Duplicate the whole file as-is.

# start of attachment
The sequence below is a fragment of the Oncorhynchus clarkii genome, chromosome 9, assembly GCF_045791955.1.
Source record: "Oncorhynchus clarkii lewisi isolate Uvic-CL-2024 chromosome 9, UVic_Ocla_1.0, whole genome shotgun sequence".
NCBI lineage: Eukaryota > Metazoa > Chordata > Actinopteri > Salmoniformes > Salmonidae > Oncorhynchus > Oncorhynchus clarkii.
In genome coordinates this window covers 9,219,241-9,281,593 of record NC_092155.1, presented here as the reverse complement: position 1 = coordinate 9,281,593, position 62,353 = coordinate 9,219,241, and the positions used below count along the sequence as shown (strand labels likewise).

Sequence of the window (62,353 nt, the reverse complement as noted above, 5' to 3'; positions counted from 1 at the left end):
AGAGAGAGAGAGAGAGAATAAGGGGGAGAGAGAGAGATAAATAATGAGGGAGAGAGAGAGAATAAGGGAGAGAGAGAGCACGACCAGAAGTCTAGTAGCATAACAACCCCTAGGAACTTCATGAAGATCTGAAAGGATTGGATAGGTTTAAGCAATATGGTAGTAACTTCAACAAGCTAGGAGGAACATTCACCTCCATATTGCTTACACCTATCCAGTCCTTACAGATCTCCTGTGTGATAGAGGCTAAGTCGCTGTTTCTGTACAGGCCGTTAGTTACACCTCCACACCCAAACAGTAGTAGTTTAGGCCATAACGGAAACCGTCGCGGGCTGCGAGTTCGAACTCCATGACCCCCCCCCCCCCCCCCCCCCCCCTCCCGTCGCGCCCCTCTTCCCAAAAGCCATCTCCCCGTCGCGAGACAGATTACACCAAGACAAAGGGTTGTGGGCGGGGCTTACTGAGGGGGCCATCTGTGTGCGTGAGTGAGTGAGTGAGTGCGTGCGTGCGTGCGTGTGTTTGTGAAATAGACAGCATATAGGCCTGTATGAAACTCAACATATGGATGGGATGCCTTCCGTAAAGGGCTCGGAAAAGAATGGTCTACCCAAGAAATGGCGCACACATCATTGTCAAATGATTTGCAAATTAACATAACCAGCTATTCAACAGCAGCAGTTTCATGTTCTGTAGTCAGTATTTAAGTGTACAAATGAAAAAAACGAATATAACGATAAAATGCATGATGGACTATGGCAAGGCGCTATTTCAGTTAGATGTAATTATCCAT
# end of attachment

The sequence below is a fragment of the Oncorhynchus clarkii genome, chromosome 9, assembly GCF_045791955.1.
Source record: "Oncorhynchus clarkii lewisi isolate Uvic-CL-2024 chromosome 9, UVic_Ocla_1.0, whole genome shotgun sequence".
NCBI lineage: Eukaryota > Metazoa > Chordata > Actinopteri > Salmoniformes > Salmonidae > Oncorhynchus > Oncorhynchus clarkii.
In genome coordinates this window covers 9,219,241-9,281,593 of record NC_092155.1, presented here as the reverse complement: position 1 = coordinate 9,281,593, position 62,353 = coordinate 9,219,241, and the positions used below count along the sequence as shown (strand labels likewise).

Sequence of the window (62,353 nt, the reverse complement as noted above, 5' to 3'; positions counted from 1 at the left end):
AGAGAGAGAGAGAGAGAATAAGGGGGAGAGAGAGAGATAAATAATGAGGGAGAGAGAGAGAATAAGGGAGAGAGAGAGCACGACCAGAAGTCTAGTAGCATAACAACCCCTAGGAACTTCATGAAGATCTGAAAGGATTGGATAGGTTTAAGCAATATGGTAGTAACTTCAACAAGCTAGGAGGAACATTCACCTCCATATTGCTTACACCTATCCAGTCCTTACAGATCTCCTGTGTGATAGAGGCTAAGTCGCTGTTTCTGTACAGGCCGTTAGTTACACCTCCACACCCAAACAGTAGTAGTTTAGGCCATAACGGAAACCGTCGCGGGCTGCGAGTTCGAACTCCATGACCCCCCCCCCCCCCCCCCCCCCCCTCCCGTCGCGCCCCTCTTCCCAAAAGCCATCTCCCCGTCGCGAGACAGATTACACCAAGACAAAGGGTTGTGGGCGGGGCTTACTGAGGGGGCCATCTGTGTGCGTGAGTGAGTGAGTGAGTGCGTGCGTGCGTGCGTGTGTTTGTGAAATAGACAGCATATAGGCCTGTATGAAACTCAACATATGGATGGGATGCCTTCCGTAAAGGGCTCGGAAAAGAATGGTCTACCCAAGAAATGGCGCACACATCATTGTCAAATGATTTGCAAATTAACATAACCAGCTATTCAACAGCAGCAGTTTCATGTTCTGTAGTCAGTATTTAAGTGTACAAATGAAAAAAACGAATATAACGATAAAATGCATGATGGACTATGGCAAGGCGCTATTTCAGTTAGATGTAATTATCCAT